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Methods for Teaching Learning Strategies in the Foreign Language PDF

347 Pages·2012·5.56 MB·English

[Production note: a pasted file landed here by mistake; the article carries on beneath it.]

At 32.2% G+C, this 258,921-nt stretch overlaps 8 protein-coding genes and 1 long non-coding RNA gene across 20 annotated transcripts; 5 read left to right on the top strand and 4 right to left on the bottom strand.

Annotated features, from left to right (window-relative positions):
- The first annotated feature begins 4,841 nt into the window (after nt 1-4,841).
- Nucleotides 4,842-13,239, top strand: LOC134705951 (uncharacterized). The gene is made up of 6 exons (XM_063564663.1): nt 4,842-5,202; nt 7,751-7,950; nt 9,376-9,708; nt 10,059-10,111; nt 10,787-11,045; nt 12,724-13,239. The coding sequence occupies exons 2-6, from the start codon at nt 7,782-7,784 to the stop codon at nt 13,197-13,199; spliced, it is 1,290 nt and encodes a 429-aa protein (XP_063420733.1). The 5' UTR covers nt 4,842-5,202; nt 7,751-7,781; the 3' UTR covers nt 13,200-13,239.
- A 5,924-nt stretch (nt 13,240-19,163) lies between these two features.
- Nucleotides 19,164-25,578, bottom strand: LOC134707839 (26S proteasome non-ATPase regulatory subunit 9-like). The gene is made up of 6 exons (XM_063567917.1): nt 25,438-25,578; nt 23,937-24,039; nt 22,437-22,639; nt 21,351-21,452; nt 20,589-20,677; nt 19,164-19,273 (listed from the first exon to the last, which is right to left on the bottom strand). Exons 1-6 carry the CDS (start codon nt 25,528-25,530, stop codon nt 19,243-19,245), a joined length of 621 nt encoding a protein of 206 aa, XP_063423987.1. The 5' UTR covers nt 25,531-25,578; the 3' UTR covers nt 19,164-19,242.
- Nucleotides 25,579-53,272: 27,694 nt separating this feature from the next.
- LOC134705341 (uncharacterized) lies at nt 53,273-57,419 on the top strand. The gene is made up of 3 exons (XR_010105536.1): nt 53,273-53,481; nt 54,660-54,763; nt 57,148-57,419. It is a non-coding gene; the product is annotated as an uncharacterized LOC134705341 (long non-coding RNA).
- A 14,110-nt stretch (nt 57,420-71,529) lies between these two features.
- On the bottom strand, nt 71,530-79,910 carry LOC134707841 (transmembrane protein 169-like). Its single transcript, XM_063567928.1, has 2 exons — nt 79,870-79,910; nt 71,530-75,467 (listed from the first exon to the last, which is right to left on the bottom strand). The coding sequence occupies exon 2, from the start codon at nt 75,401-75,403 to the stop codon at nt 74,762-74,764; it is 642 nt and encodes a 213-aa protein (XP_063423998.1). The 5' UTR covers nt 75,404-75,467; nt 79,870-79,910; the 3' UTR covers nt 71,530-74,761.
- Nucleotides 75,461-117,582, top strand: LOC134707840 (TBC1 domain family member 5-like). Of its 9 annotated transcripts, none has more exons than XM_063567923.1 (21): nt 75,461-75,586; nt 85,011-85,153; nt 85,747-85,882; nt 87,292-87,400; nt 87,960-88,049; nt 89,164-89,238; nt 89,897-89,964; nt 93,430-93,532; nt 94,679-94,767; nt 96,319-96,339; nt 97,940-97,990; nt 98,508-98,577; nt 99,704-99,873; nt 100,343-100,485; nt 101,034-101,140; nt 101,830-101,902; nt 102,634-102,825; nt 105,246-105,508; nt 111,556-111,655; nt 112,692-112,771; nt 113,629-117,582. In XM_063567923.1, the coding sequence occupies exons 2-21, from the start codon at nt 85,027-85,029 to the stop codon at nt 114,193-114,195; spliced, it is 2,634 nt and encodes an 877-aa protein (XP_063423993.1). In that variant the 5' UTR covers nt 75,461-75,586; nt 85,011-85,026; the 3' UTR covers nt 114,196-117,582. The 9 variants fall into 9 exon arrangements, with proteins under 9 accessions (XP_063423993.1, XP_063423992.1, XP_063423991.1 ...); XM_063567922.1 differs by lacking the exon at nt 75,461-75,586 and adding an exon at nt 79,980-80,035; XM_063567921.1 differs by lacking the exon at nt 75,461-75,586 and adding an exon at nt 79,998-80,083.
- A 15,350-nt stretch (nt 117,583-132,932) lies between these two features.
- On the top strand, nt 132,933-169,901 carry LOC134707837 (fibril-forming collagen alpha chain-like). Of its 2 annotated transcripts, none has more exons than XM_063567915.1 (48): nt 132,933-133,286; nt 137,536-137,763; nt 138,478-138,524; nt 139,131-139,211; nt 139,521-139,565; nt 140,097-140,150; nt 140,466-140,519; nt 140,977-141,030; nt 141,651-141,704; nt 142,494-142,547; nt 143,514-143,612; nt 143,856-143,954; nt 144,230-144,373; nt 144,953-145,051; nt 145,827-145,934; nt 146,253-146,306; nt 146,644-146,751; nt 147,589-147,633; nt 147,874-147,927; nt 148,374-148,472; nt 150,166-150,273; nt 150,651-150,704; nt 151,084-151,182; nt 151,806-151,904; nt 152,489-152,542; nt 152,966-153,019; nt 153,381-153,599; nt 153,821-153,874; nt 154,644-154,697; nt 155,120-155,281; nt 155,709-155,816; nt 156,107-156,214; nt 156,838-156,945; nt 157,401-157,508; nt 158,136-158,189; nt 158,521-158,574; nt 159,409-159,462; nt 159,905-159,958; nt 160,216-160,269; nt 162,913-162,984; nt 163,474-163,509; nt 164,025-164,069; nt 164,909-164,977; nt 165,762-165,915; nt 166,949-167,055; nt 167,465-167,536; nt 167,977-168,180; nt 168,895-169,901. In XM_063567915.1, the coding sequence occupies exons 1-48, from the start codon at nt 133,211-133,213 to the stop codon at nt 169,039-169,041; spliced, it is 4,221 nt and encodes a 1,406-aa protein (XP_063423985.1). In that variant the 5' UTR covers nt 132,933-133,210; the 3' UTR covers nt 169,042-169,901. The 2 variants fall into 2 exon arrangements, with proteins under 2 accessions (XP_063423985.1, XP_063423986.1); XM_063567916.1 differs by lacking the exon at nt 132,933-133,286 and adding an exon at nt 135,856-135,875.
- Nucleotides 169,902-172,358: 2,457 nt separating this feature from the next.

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DOCUMENT RESUME ED 365 157 FL 021 785 AUTHOR Chamot, Anna Uhl; And Others TITLE Methods for Teaching Learning Strategies in the Foreign Language Classroom and Asscssment of Language Skills for Instruction. Final Report. INSTITUTION Georgetown Univ., Washington, D.C. SPONS AGENCY Department of Education, Washington, DC. PUB DATE Dec 93 NOTE 357p. PUB TYPE Reports Evaluative/Feasibility (142) Guides Classroom Use Teaching Guides (For Teacher) (052) Tests/Evaluation Instruments (160) EDRS PRICE MF01/PC15 Plus Postage. DESCRIPTORS Achievement Gains; Classroom Techniques; Diagnostic Tests; High Schools; Independent Study; Instructional Materials; Introductory Courses; Japanese; *Language Tests; *Learning Strategies; Listening Comprehension; Material Development; Problem Solving; Reading Comprehension; Russian; Second Language Instruction; *Second Language Learning; Skill Development; Spanish; Speech Skills; *Student Placement; Teacher Education; Test Construction; Vocabulary Development ABSTRACT Two studies are reported. The first investigated the feasibility of integra 'ng learning strategy instruction into high school beginning and intennediate level Russian and Spanish classes. The-second study assisted teachers and students of Japanese, Russian, and Spanish to implement informal assessment activities in their classrooms. A literature review examines previous research on learning strategies and the "good language learner," motivation, alternative assessment, and whether or not learning strategies can be taught. The two studies are then described, detailing the subjects, sites, instruments, and procedures for the three languages involved in the three years of the studies. Both studies were conducted in the Washington, D.C. area in three public school districts and one private school, with the collaboration of two Japanese teachers, four Russian teachers, and seven Spanish teachers. Instructional materials designed to teach learning strategies explicitly were developed for and integrated into the Spanish and Russian curricula. Teachers were provided with guidelines for instruction in vocabulary learning, listening and reading comprehension, speaking, self-regulated learning, and problem-solving. Major accomplishments included identification of relevant strategies, successful classroom implementation, development of instruments to assess the effectiveness of instruction, and increases in student self-confidence and language skills. Substantial related materials are appended. (MSE) *********************************************************************** Reproductions supplied by EDRS are the best that can be made from the original document. *********************************************************************** METHODS FOR TEACHING LEARNING STRATEGIES IN THE FOREIGN LANGUAGE CLASSROOM and ASSESSMENT OF LANGUAGE SKILLS FOR INSTRUCTION FINAL REPORT by Anna Uhl Chamot, Project Director Sarah Barnhardt, Assistant Project Director Pamela Beard EI-Dinary, Senior Research Analyst Gilda Carbonaro, Research Associate Jill Robbins, Research Associate GEORGETOWN UNIVERSITY December 1993 This study was funded by the U.S. Department of Education, International Research The views, opinions, and findings and Studies Program in Washington, D.C. contained in this report are those of the authors and should not be construed as an ,r) official Department of Education position, policy, or decision unless so designated by other offical documentation. U S DEPARTMENT OF EDUCATION Oho e of Educ anon& Research and Improvement EDUCATIONAL RE SOURCE S INFORMATION CENTERtERICI ,,iA This document haS been reProdia ed as received horn the person or organization originating it Minor i hanges have been made In improve reproduction quality 2 BEST COPY AVAILABLE PoInts ol vie* or opinions slated in thidric u ment do not necessarily represent official OE RI Position or POlicy ACKNOWLEDGEMENTS We would like to acknowledge and thank teachers for their enormous contributions. This study could not have been conducted without their active participation: Esther Ain, Magarita Cruz, Valentine Cukierman, Janet Dannemiller, Frances Gabor, Elizabeth Groner, Arlette Herring, Corinne Kintz, Virginia Layman, Tina Lazar, Gladys Ortega, Maria Solerno, Alla Sonsev, Kazue Watlington, and Tai Ko Wu. TABLE OF CONTENTS CHAPTER I INTRODUCTION 1 Purposes of the Studies and Theoretical Background 1 Literature Review 3 Early Research on the Good Language Learner 3 4 Classification of Learner Strategies Strategic Differences between Effective and Less Effective Language Learners 8 Learning Strategies and Motivation 11 Learning Strategies and Alternative Assessment 12 Can Strategies Be Taught? 13 Summary of Literature Review 16 17 Research Questions Overview of the Report 18 CHAPTER II 21 METHODOLOGY 21 Overview Subjects and Sites 21 Year 1: 1990-1991 21 22 Year 2: 1991-1992 23 Year 3: 1992-1993 Development and Implementation of 24 Language Learning Strategies Instruction 24 Phase 1: Type of Strategy Instruction Phase 2: Selection of Strategies 25 Strategies for Beginning Level: 1991-1992 25 Memorization strategies for vocabulary learning 27 Strategies for listening comprehension 27 28 Strategies for reading comprehension 29 Strategies for speaking Strategies for self-regulated learning 29 Strategies for Intermediate Level: 1992-1993 30 32 Phase 3: Implementation of Strategies Instruction 33 Instruments Background Questionnaire (BQ) 35 36 Learning Strategy Questionnaire (LSQ) 37 Mid-Year Student Questionnaire 37 Spanish Student Questionnaire 38 Self-Efficacy Questionnaire (SEQ) 4 Language Tests (LT) 39 Student Self-Assessment Worksheets 39 Teacher Ratings 40 40 Teacher Rankings 41 Teacher Questionnaires Individual Teacher Interviews 41 42 Procedures 42 Year 1: 1990-1991 42 Year 2: 1991-1992 43 Year 3: 1992-1993 45 Data Analysis Procedures CHAPTER III STUDENT USE AND PERCEPTIONS OF LANGUAGE 47 LEARNING STRATEGIES 47 Overview 48 Objectives 48 Methods 48 Subjects 49 Instruments 49 Procedures 49 Strategies Instruction 49 Year 2 instruction 50 Year 3 instruction 51 Analyses 51 Findings Beginning-Level Student Perceptions of the Learning Strategies Year 2: 1991-1992 51 Perceptions ci Individual Strategies 51 Classroom Observations: Use and Perceptions of 52 Strategies Instruction Intermediate-Level Student Perceptions of the Learning 53 Strategies: Year 3 1992-1993 56 Individual Strategy Preferences 57 Student Feedback about Strategies Instruction 58 Student Perceptions about Thinking Aloud 60 Students Independent Use of Strategies 60 Continued Strategies Use in Subsequent Levels 61 Discussion 61 Transfer of Learning Strategies 62 Student Understanding of Instructed Strategies Implications of Student Perceptions of Strategies and Strategies 62 Instruction 62 Valuing Strategies: Necessary, but not Sufficient II Scaffolding Instruction More Rapidly Expanding, Not Replacing, Students' Strategic Repertoires 64 The Role of Integrating Strategies Instruction with Language Instxuction 64 CHAPTER IV IMPACT OF LANGUAGE LEARNING STRATEGIES ON STUDENTS 67 Overview 67 Objectives 67 Methods 68 Subjects 68 Year 2: 1991-1992 68 Year 3: 1992-1993 68 Instruments 69 Procedures 71 Analyses 72 Findings 73 Strategies Use and Language Performance 73 Strategies Use and Self-efficacy 73 Self-efficacy and Language Performance 74 Gails in Learning Strategies Use 74 Impact of Strategies Instruction 75 Discussion 75 Strategies Use and Language Performance 76 Strategies Use and Self-efficacy 77 Self-efficacy and Language Performance 78 Gains in Learning Strategies Use 79 Impact of Strategies Instruction 80 CHAPTER V PROFESSIONAL STAFF DEVELOPMENT AND IMPLEMENTATION OF LANGUAGE LEARNING STRATEGIES 83 Overview 83 Objectives 83 84 Method& Findings 85 Approaches to Professional Development for Implementation of Language Learning Strategies Instruction 85 First Cohort of Teachers (1991-1992) 86 Second Cohort of Teachers (1992-1993) 88 Findings Across Cohorts 92 Teachers' Perception of Language Learning Strategies Instruction 93 Effectiveness of Strategies Instruction 93 Hi Difficulties Implementing Language Learning Strategies Instruction 96 Use of English 96 Time 97 Student motivation 98 Conclusions 99 CHAPTER VI INFORMAL ASSESSMENT OF LANGUAGE SKILLS 101 Overview 101 Objectives 101 Methods 102 Subjects 102 Instruments 102 Procedures 103 Findings 105 Informal Assessment Materials 105 Japanese 105 Russian 106 Spanish 108 Teachers' Informal Assessments and Formal Measures of Language Performance 109 Teachers' Informal Assessments and Students' Informal Assessments 110 Student Gains in Self-efficacy 111 Self-efficacy Questionnaire and Student Self-assessments 111 Students' Performance on Formal Assessment Measures and Students' Ratings on Informal Self-assessments 112 Discussion 113 Teachers' Informal Assessment of Student Learning 113 Students' Self-assessment and Self-efficacy 115 CHAPTER VIII CONCLUSION 119 REFERENCES TABLES Table 1. Definitions of Key Learning Strategies 7 Table 2. Number of Students and Teachers 22 Strategies Taught To Beginning Level Students: 1991-1992 26 Table 3. Student Instrum9.0dentification and Data Collection Dates 34 Table 4. Table 5. Teacher Instrument Identification and Data Collection Dates 35 Table 6. Year 3 Student Comments Regarding the Helpfulness of Strategies 56 Instruction Table 7. Summary of Subjects and Instruments 70 Informal Assessment of Language Skills: Summary Table 8. 104 iv FIGURES Figure 1: Problem-Solving Model of Comprehension 31 1"-igure 2. Perceived helpfulness of strategies instruction 54 Figure 3. Appeal of strategies instruction. 55 Figure 4. Students perceptions of the ease and difficulty of thinking aloud in Spanish 57 Figure 5. Framework for Strategies Instruction 90 APPENDICES Appendix A Instruments Background Questionnaires Appendix A-1 Background Questionnaires-Beginning Level (1991-1992) Appendix A-1.1 Background Questionnaires-Intermediate Level (1992-1993) Appendix A-1.2 Learning Strategy Questionnaires Appendix A-2 Learning Strategy Questionnaires-Beginning Level (1991-1992) Appendix A-2.1 Learning Strategy Quef tionnaires-Intermediate Level Appendix A-2.2 (1992-1993) Mid-Year Student Questionnaires Appendix A-3 Mid-Year Student Questionnaires-Beginning Level (1991-1992) Appendix A-3.1 Mid-Year Student Questionnaires-Intermediate Level Appendix A-3.2 (1992-1993) Spanish Student Questionnaire Appendix A-4 Self-efficacy Questionnaires Appendix A-5 Self-efficacy Questionnaires-Beginning Level (1991-1992) Appendix A-5.1 Self-efficacy Questionnaires-Intermediate Level (1992-1993) Appendix A-5.2 Language Tests Appendix A-6 Language Tests-Beginning Level (1991-1992) Appendix A-6.1 Language Tests-Intermediate Level (1992-1993) Appendix A-6.2 Student Self-assessment Worksheets Appendix A-7 Teacher Ratings Appendix A-8 Teacher Ranldngs Appendix A-9 Teacher Questionnaire Appendix A-10 Individual Teacher Interviews Appendix A-11 Sample Learning Strategies Lessons Appendix B Sample Learning Strategies Lessons-Beginning Level Appendix B-1 (1991-1992) Sample Learning Strategies Lessons-Intermediate Level Appendix B-2 (1992-1993) 1 CHAPTER I INTRODUCTION Research conducted by Georgetown University as part of the National Foreign Language Resource Center in 1990-1993 included two studies conducted with high school foreign language teachers and their students. The first study, Methods for Teaching Learning Strategies in the Foreign Language Classroom, investigated the feasibility of integrating learning strategy instruction into beginning and intermediate level Russian Assessment of Language Skills for The second study, and Spanish classrooms. Instruction, assisted teachers and students of Japanese, Russian, and Spanish to implement informal assessment activities in their classrooms. Purposes of the Studies and Theoretical Background The major purposes of the studies were to investigate learning strategies instruction appropriate for beginning and intermediate level high school foreign language students, to develop instructional materials and informal assessments, and to describe the impact of the instruction and assessment on students. In addressing these major purposes, additional objectives included issues in professional development of teachers, design of materials, student affect and self-efficacy, and teacher attitudes and teaching styles. This work has built on an emerging interest in a cognitive perspective in second become and foreign language acquisition research. While cognitive learning theory has general education, the theory's contributions a well-established model for instruction in to the area of second language acquisition are relatively recent. 2 model in second language acquisition is important as a basis for A theoretical explaining how a language is learned and how second and foreign languages can best be taught. Moreover, for purposes of research on language learning processes, a theoretical model should describe the role of strategic processes in learning. A cognitive theoretical model of learning (e.g., Anderson, 1983; 1984; Gagné, 1985; Gagné, Yekovich, & Yekovich, 1993; Shuell, 1986) accomplishes these objectives because the theory is general enough to explain how learning takes place in a variety of simple and complex tasks, and because cognitive theory provides important insights into second language acquisition (McLaughlin, 1987; O'Malley & Chamot, 1990). In cognitive theory, learning is seen as an active, constructivist process in which learners select and organize informational input, relate it to prior knowledge, retain what is considered important, use the information appropriately, and reflect on the outcomes of their learning efforts (Gagné, 1985; Gagné, et al., 1993; Shuell, 1986). In this dynamic view of learning, second languan acquisition should be most successful when learners in both classroom and non-classroom are actively involved in directing their own learning Second language learners would select from target language input, analyze settings. language functions and forms perceived as important, think about their own learning efforts, anticipate the kinds of language demands they may encounter, and activate prior It is because of this knowledge and skills to apply to new language learning tasks. intricate set of mental processes that second language acquisition has been construed as O'Malley & Chamot, 1990). a complex cognitive skill (McLaughlin, 1987;